If you’re like most Americans who have worked hard, saved for retirement, and taken the time and trouble to structure your assets so that they will provide for you and for your heirs, you have probably never considered the possibility that you might be reliant on Medicaid in later years. However, hundreds of thousands of people in the United States are currently dependent on Medicaid to pay for nursing home care.

Long-Term Care Statistics

According to the Kaiser Family Foundation, there are currently about 1.4 million people in nursing homes across the country, at an average cost of about $82,000 per year. Those costs can wipe out a lifetime of savings, especially for the 24% of nursing home residents whose stays exceed three years.

While some of these residents pay for long-term care with their own funds, or through long-term care insurance or other coverage, Medicaid picks up the tab for about six in 10 nursing home residents. New Jersey residents rely on Medicaid for long-term care at about the national rate, but New Yorkers come in even higher, at about 67%.

Obstacles to Medicaid Coverage for Nursing Home Care

One of the greatest concerns about relying on Medicaid for long-term care expenses is the degree to which personal assets must be exhausted before the nursing home resident qualifies for benefits. This presents particular problems when the long-term care is not (or may not be) lifelong, and may leave an elderly person impoverished after a months-long nursing home stay, with no opportunity to rebuild resources to return to independent living.

Another significant complication arises when the person in need of long-term care is married and the spouse will continue to live independently. In 1988, the U.S. legislature enacted protections commonly known as “spousal impoverishment provisions” to ensure that the spouse who continues to live independently is able to continue to support himself or herself. These provisions protect a certain amount of monthly income for the independent spouse, along with a significant amount of home equity. While these protections have improved the situation, they have not solved the whole problem—particularly for independent spouses who live in areas where the cost of living is high.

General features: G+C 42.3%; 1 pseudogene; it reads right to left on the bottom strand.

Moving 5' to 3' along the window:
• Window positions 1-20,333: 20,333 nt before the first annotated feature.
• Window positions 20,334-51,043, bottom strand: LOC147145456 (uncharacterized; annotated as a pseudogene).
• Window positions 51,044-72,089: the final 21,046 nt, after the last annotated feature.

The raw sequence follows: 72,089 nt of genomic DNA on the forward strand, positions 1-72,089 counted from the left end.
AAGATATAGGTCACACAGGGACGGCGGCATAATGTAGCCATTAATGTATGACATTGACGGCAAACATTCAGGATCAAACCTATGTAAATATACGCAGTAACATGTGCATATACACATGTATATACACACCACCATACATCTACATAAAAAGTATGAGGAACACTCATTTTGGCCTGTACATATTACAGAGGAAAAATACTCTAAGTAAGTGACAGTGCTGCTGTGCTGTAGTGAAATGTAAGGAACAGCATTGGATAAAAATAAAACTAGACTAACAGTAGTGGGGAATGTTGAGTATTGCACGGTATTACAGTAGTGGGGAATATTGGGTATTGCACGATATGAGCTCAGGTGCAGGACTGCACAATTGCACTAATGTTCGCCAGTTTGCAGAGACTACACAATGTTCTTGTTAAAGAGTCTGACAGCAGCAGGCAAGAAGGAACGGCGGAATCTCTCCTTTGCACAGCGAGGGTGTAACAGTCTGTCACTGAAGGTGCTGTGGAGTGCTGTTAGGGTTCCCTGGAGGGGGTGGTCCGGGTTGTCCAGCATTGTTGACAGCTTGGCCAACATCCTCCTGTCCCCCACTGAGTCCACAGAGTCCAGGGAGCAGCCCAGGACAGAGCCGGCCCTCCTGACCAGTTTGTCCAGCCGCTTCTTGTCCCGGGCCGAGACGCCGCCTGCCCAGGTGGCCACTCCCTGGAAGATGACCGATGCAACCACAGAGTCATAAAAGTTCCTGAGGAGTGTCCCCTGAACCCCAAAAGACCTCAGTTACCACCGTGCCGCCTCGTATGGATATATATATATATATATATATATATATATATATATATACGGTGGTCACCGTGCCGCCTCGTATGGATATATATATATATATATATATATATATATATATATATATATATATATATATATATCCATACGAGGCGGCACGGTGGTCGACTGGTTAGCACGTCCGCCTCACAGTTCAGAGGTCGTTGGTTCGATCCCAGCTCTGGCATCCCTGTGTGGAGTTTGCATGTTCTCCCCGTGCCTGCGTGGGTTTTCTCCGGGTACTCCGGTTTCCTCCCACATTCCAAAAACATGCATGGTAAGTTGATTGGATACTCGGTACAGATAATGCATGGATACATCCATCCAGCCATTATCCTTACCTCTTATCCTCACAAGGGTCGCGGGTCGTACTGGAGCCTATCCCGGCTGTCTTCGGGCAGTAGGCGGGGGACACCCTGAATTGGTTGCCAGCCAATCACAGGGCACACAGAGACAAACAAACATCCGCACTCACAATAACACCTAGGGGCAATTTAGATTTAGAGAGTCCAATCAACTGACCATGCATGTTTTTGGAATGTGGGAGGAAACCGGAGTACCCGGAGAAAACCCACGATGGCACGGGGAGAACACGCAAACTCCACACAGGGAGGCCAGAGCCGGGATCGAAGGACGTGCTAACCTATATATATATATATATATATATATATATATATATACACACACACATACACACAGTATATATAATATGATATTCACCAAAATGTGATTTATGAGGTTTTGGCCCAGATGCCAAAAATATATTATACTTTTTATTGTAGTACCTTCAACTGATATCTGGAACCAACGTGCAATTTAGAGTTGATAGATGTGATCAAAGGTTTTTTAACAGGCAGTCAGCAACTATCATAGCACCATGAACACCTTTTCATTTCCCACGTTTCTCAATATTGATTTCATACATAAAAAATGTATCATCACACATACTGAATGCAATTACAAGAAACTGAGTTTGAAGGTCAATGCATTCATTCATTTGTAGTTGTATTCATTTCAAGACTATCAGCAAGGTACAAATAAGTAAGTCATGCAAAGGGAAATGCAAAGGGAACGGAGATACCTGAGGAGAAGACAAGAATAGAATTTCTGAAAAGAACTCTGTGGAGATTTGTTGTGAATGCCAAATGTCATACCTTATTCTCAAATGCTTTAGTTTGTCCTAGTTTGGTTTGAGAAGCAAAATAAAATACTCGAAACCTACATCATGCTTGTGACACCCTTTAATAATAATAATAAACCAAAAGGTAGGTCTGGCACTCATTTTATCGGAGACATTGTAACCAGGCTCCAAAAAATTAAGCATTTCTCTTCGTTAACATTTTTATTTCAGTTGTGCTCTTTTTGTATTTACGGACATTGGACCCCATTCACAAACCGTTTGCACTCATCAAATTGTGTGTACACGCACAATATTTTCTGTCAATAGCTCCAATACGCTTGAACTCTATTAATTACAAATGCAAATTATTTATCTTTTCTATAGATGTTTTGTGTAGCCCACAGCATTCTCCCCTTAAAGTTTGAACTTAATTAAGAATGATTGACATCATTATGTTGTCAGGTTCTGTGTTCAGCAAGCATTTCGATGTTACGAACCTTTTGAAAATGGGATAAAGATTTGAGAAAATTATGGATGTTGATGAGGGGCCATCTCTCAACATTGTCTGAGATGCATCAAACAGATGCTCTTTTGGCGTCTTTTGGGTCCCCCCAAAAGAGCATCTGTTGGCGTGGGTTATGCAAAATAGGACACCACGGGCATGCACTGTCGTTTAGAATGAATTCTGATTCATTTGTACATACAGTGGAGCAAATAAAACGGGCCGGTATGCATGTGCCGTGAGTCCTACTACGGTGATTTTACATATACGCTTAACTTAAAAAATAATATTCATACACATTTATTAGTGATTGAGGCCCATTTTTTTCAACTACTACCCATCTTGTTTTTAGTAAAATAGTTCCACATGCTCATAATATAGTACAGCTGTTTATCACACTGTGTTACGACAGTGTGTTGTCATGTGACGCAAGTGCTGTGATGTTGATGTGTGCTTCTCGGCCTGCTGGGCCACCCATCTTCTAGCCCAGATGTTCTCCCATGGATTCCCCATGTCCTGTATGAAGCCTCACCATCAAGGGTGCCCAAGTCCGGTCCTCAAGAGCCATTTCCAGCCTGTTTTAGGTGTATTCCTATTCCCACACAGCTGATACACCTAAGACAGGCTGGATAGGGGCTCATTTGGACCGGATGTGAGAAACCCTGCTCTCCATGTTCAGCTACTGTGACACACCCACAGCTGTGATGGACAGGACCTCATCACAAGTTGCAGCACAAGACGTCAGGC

Medicaid Recoupment after Death

Another concern for many people who require long-term care is the likelihood that assets such as the family home will be lost to state recovery of expenditures on behalf of the deceased. Whether or not assets are subject to recoupment depends to a great degree on how those assets are titled, which means that how you plan your estate and structure your assets may determine whether a lingering final illness consumes your estate or leaves your legacy intact.

Long-Term Care Planning Can Protect Your Spouse and Your Estate

Not all assets are counted for purposes of determining a Medicaid spenddown, and whether or not assets are subject to recovery by the state depends in large part on how ownership is structured during the Medicaid recipient’s lifetime. Medicaid planning is a personalized process that is dependent on a number of factors, including the nature and value of the estate and the person’s marital status. And, there are potential long-term care planning options that do not involve Medicaid.

Some strategies and solutions to discuss with a qualified estate planning attorney include:

  • The use of one or more types of trust to hold property you wish to protect
  • The purchase of an annuity
  • Identifying the most beneficial approach to titling real estate
  • Long-term care insurance

Unfortunately, many otherwise financially responsible people neglect this aspect of estate planning. When illness or infirmity strikes, an estate that took a lifetime to build can be destroyed in just a few years. The best time to attend to long-term care planning is long before you can imagine needing it.

 

 

Written by : dkordic

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